How hot is too hot for chickens?

Discussion in 'Emergencies / Diseases / Injuries and Cures' started by birdy_num_nums, Jul 26, 2008.

  1. birdy_num_nums

    birdy_num_nums In the Brooder

    May 28, 2008
    How hot is too hot for chickens?

    I've got mine in their coop which is shade, and with the windows there is a good, strong cross breeze. Thermometer placed ~8 feet up reads 89 F. A few of my 11 are panting on and off.

    Is a chicken panting a sign I need to take immediate action?

    Thanks for any advice!
  2. Mahonri

    Mahonri Urban Desert Chicken Enthusiast

    May 14, 2008
    North Phoenix
    My Coop
    Quote:Well so far this summer my chicks have survived 116 degrees and lots of panting.

    I finally just realized that there are all kinds of pigeons and other birds that survive the Phoenix summers, so mine should be able to... but I sometimes buy a bag of ice and put it in their waterer... They love that on especially warm days.
  3. jjthink

    jjthink Crowing

    Jan 17, 2007
    New Jersey
    If panting they are hot and trying to cool down.

    Fans. Fans. And more fans!
    Water with electrolytes and ice, changed frequently.
    Periodic cold or frozen fruit like watermelon.

    Outdoor area? There should be shade. I also run a fan to part of the run when hot so they can have a breeze if they need one. Some people use a mister to cool down the air.

  4. Mine have survived several 102 days so far here in Florida...AND the humidity was like 98%.

    We really don't do anything special. They have tons of shade...I think that's very important...not being in the direct sun. Sometimes put frozen plastic jugs/bottles of water in their coop or give them some nice cold watermelon or frozen grapes.
  5. birdy_num_nums

    birdy_num_nums In the Brooder

    May 28, 2008
    Ok, whew! We have very low humidity, so that helps a bit. Yesterday was their first day outside in their coop, and I was going in to visit them often. I happened to have a container of frozen bananas that I put out for them. They loved that [​IMG] I also put up curtains soaked in water for a bit of swamp cooling effect. I also put several frozen ice packs in a bag and put it out there for them to stand/sit on/near. They didn't care about that at all. :|

    Coop is new and run is in the works. Once that's done I'll do some mist for them, too.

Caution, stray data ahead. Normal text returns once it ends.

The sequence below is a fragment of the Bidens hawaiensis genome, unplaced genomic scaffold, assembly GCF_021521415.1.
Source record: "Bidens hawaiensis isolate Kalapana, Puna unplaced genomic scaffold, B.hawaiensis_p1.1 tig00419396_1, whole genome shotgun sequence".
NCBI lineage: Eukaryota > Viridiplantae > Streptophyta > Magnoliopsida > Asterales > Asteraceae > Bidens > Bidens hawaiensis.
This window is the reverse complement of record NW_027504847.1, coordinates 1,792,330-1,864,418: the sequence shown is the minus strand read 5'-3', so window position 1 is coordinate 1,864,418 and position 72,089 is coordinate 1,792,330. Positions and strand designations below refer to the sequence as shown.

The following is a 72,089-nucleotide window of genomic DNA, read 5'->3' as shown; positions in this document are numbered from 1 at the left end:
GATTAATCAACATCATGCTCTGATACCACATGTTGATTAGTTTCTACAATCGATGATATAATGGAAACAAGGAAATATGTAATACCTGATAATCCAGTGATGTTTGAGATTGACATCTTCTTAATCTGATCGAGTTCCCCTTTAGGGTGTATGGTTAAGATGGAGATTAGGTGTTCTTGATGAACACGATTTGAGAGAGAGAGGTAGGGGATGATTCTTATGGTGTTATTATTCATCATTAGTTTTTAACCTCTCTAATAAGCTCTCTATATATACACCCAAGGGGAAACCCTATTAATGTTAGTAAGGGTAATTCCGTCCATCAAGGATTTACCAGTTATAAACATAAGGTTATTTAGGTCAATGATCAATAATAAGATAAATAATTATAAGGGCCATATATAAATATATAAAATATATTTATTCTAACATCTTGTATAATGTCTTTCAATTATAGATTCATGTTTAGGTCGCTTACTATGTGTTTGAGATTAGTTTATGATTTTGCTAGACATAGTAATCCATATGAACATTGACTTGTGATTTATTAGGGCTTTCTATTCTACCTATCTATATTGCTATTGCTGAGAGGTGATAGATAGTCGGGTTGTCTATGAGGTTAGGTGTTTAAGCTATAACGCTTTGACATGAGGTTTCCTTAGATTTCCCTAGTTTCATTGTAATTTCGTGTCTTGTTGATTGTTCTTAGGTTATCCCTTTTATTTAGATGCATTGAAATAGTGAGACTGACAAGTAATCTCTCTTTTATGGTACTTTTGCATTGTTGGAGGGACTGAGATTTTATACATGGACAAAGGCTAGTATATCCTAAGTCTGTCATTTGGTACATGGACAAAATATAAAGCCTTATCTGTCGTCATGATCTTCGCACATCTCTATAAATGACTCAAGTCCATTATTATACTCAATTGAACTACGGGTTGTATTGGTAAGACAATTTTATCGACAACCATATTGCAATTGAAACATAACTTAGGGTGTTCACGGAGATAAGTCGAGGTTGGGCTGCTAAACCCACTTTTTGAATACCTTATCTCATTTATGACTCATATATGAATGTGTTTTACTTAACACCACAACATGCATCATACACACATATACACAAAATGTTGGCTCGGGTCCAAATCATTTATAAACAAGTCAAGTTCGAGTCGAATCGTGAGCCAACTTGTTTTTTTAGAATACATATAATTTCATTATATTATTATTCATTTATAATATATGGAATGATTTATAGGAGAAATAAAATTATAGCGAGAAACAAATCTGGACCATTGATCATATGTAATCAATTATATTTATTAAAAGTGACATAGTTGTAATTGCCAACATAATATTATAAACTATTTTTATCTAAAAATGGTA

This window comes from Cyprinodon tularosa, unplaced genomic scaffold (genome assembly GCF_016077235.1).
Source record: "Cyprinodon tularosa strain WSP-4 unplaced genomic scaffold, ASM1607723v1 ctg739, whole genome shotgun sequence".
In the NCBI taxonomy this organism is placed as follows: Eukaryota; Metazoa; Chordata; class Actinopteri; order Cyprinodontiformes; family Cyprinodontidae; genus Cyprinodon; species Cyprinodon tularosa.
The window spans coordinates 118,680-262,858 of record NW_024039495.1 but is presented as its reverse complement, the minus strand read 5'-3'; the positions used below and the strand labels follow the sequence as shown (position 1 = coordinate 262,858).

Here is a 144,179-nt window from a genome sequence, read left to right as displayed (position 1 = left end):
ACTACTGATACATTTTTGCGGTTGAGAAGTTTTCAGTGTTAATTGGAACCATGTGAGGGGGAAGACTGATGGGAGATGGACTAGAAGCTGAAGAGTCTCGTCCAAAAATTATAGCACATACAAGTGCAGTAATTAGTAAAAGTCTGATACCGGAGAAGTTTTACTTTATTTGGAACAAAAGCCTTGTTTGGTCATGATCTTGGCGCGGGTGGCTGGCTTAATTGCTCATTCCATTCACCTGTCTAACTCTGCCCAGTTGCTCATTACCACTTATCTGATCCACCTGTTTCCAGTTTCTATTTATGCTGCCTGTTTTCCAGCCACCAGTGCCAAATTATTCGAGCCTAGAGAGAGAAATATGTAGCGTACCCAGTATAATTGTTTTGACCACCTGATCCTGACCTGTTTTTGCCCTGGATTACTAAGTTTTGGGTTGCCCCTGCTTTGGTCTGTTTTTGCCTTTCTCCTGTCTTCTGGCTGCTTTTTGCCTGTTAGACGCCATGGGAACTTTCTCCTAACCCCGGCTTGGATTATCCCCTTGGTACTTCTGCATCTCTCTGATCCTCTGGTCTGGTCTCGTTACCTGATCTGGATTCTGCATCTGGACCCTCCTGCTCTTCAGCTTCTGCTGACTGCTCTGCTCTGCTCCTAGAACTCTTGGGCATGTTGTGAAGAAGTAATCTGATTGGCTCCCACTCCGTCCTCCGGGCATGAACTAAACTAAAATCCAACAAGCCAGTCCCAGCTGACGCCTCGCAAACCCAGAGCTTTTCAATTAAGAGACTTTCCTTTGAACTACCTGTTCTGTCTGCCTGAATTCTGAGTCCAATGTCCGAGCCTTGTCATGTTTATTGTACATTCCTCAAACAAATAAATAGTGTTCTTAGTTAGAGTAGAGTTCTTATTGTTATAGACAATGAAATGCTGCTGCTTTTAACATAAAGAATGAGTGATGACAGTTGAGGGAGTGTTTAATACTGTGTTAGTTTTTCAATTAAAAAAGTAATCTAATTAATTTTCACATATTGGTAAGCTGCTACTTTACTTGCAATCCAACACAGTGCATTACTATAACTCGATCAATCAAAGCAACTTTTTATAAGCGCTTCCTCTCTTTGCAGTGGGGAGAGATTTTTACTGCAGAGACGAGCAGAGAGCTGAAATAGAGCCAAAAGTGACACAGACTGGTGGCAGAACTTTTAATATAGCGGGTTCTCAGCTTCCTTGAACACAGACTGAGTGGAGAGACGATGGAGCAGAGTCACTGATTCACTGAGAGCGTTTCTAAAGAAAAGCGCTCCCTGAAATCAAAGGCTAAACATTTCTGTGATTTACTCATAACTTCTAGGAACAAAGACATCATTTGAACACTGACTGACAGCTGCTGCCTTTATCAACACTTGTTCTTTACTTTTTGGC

Thank you so much for the responses. I'll keep up with the icy treats and wet curtains, my goal being no panting chickies.
  6. sammi

    sammi Songster

    Dec 21, 2007
    Southeast USA
    if your birds seem heat distressed..and are panting alot..

    think of hyperventilating..and passing out..
    what happens is that some gasses build up, while others aren't "metabolized"..or properly "exchanged".
    the heat distress promotes this..
    giving electrolytes helps stabilize the system and can help prevent prostration..
  7. Jenski

    Jenski Songster

    Jun 17, 2008
    Middle Tennessee
    birdy_num_nums, sounds like you are doing a good job keeping your girls as cool as possible! I agree with sammi about the electrolytes ~ my girls love the taste of electrolyte water (make sure they will drink it if you're just putting it in the the first time), and you can get the powder from a feed store/co-op in big packets. We also freeze big jugs of water and leave them in the coop and in the pen during the day. The hens will even sit on the flatter ice containers!

    My Gail Damerow Chicken Handbook indicates that chickens will begin panting at around 85 degrees F (and I have found this consistent with mine) ~ and also claims that death is possible beginning at 104 degrees. We have not gone over 100 yet here in TN, though, and I am comforted to hear that other folks have birds that will tolerate 112! I am sure humidity ~ and the general care of the birds ~ has a lot to do with it.

    Good luck!

    Jen in TN

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